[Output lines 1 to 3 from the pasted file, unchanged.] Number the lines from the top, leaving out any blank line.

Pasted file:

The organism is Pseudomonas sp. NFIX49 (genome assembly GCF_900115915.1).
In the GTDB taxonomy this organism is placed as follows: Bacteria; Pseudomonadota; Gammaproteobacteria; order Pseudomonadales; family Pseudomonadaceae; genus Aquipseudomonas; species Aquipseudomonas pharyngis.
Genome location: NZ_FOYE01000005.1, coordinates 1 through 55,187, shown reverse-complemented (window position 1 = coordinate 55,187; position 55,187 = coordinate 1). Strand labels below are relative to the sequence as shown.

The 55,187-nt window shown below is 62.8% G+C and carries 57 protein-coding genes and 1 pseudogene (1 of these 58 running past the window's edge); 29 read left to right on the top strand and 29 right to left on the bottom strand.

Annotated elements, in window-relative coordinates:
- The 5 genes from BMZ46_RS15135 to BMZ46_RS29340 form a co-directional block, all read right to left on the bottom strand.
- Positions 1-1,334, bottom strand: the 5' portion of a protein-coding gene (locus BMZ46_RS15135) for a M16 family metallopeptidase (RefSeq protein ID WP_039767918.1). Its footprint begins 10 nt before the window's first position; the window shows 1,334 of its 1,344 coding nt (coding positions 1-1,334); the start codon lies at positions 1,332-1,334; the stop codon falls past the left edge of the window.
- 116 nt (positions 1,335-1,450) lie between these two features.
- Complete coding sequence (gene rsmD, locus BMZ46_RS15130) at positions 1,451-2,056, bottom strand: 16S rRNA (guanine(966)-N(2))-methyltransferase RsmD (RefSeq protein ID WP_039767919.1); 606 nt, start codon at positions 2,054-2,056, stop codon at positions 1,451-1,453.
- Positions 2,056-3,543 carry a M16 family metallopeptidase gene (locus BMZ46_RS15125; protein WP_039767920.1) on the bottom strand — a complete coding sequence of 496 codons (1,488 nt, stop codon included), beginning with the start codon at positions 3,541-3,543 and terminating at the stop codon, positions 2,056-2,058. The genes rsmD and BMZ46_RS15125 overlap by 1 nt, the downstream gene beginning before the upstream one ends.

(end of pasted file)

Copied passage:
The organism is Pseudomonas sp. NFIX49 (genome assembly GCF_900115915.1).
In the GTDB taxonomy this organism is placed as follows: Bacteria; Pseudomonadota; Gammaproteobacteria; order Pseudomonadales; family Pseudomonadaceae; genus Aquipseudomonas; species Aquipseudomonas pharyngis.
Genome location: NZ_FOYE01000005.1, coordinates 1 through 55,187, shown reverse-complemented (window position 1 = coordinate 55,187; position 55,187 = coordinate 1). Strand labels below are relative to the sequence as shown.